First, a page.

BOCA RATON, FL, October 23, 2012, (LifeSiteNews.com) – Mitt Romney pledged to increase military spending by scrapping the health insurance reform known as ObamaCare last night in Boca Raton during a debate more marked by pointed answers and conflicting style than substantive disagreements.
The third and final presidential debate, which focused on foreign policy, was held last night at Lynn University.
When asked by moderator Bob Schieffer how he would increase military spending without raising taxes, Romney said he would begin “by reducing spending in a whole series of programs. By the way, number one I get rid of is ObamaCare.”
“There are a number of things that sound good, but frankly, we just can’t afford them. And that one doesn’t sound good and it’s not affordable, so I’d get rid of that one from day one. To the extent humanly possible, we get that out,” he said. “We take program after program that we don’t absolutely have to have, and we get rid of them.”
Repealing the measure – which many states have already partially blocked legislatively – has become a top issue for pro-life leaders due especially to the bill’s controversial HHS mandate. Its overly narrow religious exemption forces nearly all employers to fund contraception, sterilization, and abortion-inducing drugs. Also of concern to pro-life leaders is the law’s inclusion of an abortion “surcharge,” to be collected from each person who is insured under plans in the health care exchanges. The surcharge goes into an abortion “fund” to cover the costs of abortions for those who are insured under the publicly funded plans.
President Obama responded by attacking Romney as out of touch. “When it comes to our foreign policy, you seem to want to import the foreign policies of the 1980s, just like the social policies of the 1950s and the economic policies of the 1920s,” he said.
The charge revived the theme of Obama’s third campaign ad promoting Planned Parenthood, which proclaimed, “This is not the 1950s.”
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Although Obama frequently cited his support for federally funded contraception at the previous two debates, in the third he focused on painting Romney as inexperienced and lacking judgment.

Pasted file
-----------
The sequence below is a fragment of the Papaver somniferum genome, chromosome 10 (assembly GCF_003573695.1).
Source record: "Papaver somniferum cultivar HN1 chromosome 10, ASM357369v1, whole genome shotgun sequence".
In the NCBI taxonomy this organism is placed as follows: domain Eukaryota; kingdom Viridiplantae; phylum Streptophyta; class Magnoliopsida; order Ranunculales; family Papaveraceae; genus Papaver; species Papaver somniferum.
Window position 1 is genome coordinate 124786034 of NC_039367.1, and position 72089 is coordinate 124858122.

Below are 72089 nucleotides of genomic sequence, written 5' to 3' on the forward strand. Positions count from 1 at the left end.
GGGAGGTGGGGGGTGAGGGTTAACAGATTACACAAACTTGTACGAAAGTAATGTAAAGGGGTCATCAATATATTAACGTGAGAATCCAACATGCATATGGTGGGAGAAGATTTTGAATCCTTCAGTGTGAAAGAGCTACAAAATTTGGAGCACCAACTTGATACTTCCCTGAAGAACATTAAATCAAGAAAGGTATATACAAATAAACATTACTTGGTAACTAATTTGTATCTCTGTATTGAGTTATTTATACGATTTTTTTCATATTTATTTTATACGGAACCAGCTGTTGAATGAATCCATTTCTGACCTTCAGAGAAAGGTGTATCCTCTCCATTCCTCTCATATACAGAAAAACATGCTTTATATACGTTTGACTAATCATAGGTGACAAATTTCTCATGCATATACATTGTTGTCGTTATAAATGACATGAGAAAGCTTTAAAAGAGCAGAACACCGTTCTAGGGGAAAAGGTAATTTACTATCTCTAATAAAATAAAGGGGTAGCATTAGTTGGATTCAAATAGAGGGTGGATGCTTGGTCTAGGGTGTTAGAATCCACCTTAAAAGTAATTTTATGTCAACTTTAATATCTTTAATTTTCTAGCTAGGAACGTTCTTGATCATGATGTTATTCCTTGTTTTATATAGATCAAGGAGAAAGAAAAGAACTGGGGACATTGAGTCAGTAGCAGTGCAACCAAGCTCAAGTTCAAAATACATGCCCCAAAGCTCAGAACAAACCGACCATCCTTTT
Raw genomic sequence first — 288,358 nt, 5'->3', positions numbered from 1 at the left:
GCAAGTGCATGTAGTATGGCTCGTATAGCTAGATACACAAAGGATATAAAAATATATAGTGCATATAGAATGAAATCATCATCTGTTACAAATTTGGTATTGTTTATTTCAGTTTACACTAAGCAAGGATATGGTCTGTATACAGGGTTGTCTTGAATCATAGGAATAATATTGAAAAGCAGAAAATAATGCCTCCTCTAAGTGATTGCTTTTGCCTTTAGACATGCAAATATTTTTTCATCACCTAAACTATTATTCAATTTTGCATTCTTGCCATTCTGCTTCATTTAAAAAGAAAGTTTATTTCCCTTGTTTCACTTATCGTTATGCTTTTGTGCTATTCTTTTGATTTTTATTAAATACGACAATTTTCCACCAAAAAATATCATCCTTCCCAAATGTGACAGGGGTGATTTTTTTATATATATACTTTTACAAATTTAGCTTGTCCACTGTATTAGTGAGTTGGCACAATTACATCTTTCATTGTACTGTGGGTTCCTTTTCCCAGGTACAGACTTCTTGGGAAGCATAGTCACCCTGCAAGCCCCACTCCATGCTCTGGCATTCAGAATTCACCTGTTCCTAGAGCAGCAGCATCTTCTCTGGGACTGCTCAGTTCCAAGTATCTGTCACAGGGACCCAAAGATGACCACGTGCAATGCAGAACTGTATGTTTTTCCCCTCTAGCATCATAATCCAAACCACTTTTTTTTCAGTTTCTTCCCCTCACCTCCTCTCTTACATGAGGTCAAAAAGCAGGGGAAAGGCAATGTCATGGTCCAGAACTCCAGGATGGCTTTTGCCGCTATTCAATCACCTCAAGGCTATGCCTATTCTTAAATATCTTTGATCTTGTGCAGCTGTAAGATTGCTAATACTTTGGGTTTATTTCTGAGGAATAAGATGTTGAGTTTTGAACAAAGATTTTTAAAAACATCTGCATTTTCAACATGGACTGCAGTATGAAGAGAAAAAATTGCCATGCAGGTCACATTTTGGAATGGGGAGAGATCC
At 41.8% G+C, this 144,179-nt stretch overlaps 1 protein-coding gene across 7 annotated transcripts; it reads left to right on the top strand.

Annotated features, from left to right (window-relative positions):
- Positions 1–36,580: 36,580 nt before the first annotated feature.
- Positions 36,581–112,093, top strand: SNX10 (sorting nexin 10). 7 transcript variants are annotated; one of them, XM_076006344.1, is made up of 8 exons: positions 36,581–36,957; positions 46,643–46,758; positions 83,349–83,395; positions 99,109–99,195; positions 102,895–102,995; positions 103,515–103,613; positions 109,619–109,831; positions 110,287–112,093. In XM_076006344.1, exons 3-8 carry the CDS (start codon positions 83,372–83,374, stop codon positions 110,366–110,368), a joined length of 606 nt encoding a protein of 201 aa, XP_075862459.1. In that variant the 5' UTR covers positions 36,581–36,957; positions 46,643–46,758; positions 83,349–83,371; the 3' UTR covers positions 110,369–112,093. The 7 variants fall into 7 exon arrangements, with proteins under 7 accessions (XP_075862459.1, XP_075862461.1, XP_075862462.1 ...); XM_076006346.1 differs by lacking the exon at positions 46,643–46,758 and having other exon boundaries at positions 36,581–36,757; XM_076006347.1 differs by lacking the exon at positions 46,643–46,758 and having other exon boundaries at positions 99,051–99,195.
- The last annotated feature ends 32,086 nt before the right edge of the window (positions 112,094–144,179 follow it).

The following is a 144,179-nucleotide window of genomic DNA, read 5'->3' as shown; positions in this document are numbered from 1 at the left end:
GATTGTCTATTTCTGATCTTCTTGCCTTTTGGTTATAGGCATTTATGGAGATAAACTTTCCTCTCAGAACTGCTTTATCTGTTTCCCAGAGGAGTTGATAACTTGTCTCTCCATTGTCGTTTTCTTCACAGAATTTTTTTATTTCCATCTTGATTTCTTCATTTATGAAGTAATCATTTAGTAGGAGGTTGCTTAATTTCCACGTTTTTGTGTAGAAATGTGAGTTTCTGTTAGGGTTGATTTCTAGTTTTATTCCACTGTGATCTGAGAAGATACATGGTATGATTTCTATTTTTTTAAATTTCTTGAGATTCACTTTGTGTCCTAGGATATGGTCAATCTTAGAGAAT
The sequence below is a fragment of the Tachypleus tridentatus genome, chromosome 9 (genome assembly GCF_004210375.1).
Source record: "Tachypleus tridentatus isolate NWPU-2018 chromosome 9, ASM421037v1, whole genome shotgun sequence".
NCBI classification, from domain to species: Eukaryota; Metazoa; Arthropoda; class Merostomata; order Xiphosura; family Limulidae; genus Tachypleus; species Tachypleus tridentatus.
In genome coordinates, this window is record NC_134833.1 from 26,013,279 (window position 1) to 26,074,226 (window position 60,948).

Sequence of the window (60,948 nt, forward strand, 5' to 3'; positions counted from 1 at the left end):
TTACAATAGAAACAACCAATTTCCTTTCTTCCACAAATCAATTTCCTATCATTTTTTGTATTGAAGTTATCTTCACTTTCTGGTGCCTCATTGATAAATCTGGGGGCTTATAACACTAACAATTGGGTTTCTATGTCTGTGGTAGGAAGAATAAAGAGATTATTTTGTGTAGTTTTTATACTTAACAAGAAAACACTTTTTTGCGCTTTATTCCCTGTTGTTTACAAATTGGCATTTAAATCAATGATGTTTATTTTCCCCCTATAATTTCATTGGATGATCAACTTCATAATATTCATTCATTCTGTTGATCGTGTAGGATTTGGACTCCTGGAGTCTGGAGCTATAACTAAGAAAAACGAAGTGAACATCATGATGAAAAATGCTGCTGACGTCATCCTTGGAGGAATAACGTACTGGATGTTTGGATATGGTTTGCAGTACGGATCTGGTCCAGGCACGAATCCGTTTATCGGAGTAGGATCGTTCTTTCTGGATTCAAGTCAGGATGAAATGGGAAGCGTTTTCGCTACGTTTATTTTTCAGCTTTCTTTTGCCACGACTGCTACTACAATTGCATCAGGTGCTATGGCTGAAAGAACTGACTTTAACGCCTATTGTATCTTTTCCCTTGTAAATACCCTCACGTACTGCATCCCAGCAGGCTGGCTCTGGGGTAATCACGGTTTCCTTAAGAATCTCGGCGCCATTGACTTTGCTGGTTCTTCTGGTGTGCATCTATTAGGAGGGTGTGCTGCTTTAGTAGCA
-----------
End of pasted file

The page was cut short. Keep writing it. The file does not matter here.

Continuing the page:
Perhaps sensing the need to make up for his first debate performance and reverse the trajectory of the race, President Obama frequently assailed his opponent. “Both at home and abroad, he has proposed wrong and reckless policies,” he said.
Obama criticized Romney on everything from saying Russia was the nation’s leading geo-strategic threat to allegedly owning stock in a Chinese company that did business with Iran.
Governor Romney took a surprisingly deferential tone in much of the debate, frequently complementing the president and agreeing with Obama’s foreign policy. Provided with an opportunity to open fire on the president’s handling of the murder of the U.S. ambassador to Libya during the first question, Romney passed.
His testiest exchange on foreign affairs came when he referenced Obama’s “apology tour” at the beginning of his presidency. When Obama called such a notion a “whopper,” Romney replied: “On Arabic TV, you said that America had been dismissive and derisive. You said that on occasion America had dictated to other nations.”
“Mr. President, America has not dictated to other nations. We have freed other nations from dictators,” he said.
The economy played a surprisingly large role in a foreign policy debate, with each candidate accusing the other of being irresponsible.
While some conservatives were disappointed by Romney’s agreeable tone, others said it accomplished his goal of looking the part of a future commander-in-chief. Sarah Palin said, “Mitt Romney was much more presidential” than Obama.
Polls varied, but the debate had one undisputed winner: Bob Schieffer, the moderator.
He did not lose control of the debate like Jim Lehrer, appear one-sided like Martha Raddatz, or falsely correct one of the candidates like CNN’s Candy Crowley.
Unlike all previous debates, the moderator allowed both candidates nearly equal speaking time.
Schieffer’s only discernible gaffe came when he made a reference to “Obama bin Laden.”
Schieffer concluded the debate by saying, “I leave you with the words of my mom: ‘Go vote. It makes you feel big and strong.’”